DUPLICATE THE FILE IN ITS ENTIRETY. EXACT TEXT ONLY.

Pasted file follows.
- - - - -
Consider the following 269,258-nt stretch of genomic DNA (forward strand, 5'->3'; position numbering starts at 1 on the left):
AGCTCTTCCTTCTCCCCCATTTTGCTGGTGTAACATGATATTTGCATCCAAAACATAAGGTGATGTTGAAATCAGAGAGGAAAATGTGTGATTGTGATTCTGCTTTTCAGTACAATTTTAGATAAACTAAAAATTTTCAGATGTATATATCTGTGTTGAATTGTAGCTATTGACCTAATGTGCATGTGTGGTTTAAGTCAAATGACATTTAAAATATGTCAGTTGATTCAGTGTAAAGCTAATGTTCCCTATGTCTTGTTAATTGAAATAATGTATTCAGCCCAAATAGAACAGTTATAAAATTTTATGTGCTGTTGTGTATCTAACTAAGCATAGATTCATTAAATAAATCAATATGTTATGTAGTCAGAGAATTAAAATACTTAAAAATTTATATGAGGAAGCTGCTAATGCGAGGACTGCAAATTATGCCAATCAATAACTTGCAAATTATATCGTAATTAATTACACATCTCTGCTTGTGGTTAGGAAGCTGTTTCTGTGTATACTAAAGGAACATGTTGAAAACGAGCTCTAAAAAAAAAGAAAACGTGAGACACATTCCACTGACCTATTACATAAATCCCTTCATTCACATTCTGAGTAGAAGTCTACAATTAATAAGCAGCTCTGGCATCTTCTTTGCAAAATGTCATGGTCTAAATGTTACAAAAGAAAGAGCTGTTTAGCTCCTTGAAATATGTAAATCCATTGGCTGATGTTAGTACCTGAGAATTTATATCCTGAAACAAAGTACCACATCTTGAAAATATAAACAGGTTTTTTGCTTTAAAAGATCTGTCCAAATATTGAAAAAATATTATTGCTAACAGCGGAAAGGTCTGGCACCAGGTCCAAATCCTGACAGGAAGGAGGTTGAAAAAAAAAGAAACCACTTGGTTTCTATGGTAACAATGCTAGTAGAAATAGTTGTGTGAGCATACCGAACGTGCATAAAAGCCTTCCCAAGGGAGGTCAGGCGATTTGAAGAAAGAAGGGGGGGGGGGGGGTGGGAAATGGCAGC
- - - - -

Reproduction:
Consider the following 269,258-nt stretch of genomic DNA (forward strand, 5'->3'; position numbering starts at 1 on the left):
AGCTCTTCCTTCTCCCCCATTTTGCTGGTGTAACATGATATTTGCATCCAAAACATAAGGTGATGTTGAAATCAGAGAGGAAAATGTGTGATTGTGATTCTGCTTTTCAGTACAATTTTAGATAAACTAAAAATTTTCAGATGTATATATCTGTGTTGAATTGTAGCTATTGACCTAATGTGCATGTGTGGTTTAAGTCAAATGACATTTAAAATATGTCAGTTGATTCAGTGTAAAGCTAATGTTCCCTATGTCTTGTTAATTGAAATAATGTATTCAGCCCAAATAGAACAGTTATAAAATTTTATGTGCTGTTGTGTATCTAACTAAGCATAGATTCATTAAATAAATCAATATGTTATGTAGTCAGAGAATTAAAATACTTAAAAATTTATATGAGGAAGCTGCTAATGCGAGGACTGCAAATTATGCCAATCAATAACTTGCAAATTATATCGTAATTAATTACACATCTCTGCTTGTGGTTAGGAAGCTGTTTCTGTGTATACTAAAGGAACATGTTGAAAACGAGCTCTAAAAAAAAAGAAAACGTGAGACACATTCCACTGACCTATTACATAAATCCCTTCATTCACATTCTGAGTAGAAGTCTACAATTAATAAGCAGCTCTGGCATCTTCTTTGCAAAATGTCATGGTCTAAATGTTACAAAAGAAAGAGCTGTTTAGCTCCTTGAAATATGTAAATCCATTGGCTGATGTTAGTACCTGAGAATTTATATCCTGAAACAAAGTACCACATCTTGAAAATATAAACAGGTTTTTTGCTTTAAAAGATCTGTCCAAATATTGAAAAAATATTATTGCTAACAGCGGAAAGGTCTGGCACCAGGTCCAAATCCTGACAGGAAGGAGGTTGAAAAAAAAAGAAACCACTTGGTTTCTATGGTAACAATGCTAGTAGAAATAGTTGTGTGAGCATACCGAACGTGCATAAAAGCCTTCCCAAGGGAGGTCAGGCGATTTGAAGAAAGAAGGGGGGGGGGGGGGTGGGAAATGGCAGC